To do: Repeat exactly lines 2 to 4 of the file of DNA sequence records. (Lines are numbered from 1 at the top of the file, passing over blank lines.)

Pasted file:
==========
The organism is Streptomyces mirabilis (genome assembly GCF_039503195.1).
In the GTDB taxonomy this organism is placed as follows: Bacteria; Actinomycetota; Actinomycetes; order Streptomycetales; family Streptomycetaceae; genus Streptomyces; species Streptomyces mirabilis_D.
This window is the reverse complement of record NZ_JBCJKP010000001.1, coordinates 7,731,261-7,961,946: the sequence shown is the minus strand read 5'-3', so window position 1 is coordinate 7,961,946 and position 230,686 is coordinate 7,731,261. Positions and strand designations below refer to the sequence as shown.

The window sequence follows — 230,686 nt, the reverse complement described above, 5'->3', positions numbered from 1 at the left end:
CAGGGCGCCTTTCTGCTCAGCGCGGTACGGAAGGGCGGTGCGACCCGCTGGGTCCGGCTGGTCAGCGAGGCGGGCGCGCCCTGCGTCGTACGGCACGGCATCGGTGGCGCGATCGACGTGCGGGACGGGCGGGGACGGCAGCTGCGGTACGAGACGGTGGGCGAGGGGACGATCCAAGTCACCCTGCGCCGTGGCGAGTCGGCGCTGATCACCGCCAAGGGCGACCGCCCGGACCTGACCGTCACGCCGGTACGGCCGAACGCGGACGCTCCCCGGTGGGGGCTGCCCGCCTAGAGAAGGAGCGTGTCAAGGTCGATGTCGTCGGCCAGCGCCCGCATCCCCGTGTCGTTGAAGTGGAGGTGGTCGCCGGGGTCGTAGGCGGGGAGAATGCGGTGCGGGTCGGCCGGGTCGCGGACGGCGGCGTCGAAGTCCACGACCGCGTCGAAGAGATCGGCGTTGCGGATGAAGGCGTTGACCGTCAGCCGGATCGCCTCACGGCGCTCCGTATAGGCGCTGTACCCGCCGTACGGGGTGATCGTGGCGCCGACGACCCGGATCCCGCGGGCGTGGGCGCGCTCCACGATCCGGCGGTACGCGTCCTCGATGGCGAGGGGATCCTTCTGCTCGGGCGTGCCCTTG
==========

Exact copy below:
In the GTDB taxonomy this organism is placed as follows: Bacteria; Actinomycetota; Actinomycetes; order Streptomycetales; family Streptomycetaceae; genus Streptomyces; species Streptomyces mirabilis_D.
This window is the reverse complement of record NZ_JBCJKP010000001.1, coordinates 7,731,261-7,961,946: the sequence shown is the minus strand read 5'-3', so window position 1 is coordinate 7,961,946 and position 230,686 is coordinate 7,731,261. Positions and strand designations below refer to the sequence as shown.

The window sequence follows — 230,686 nt, the reverse complement described above, 5'->3', positions numbered from 1 at the left end: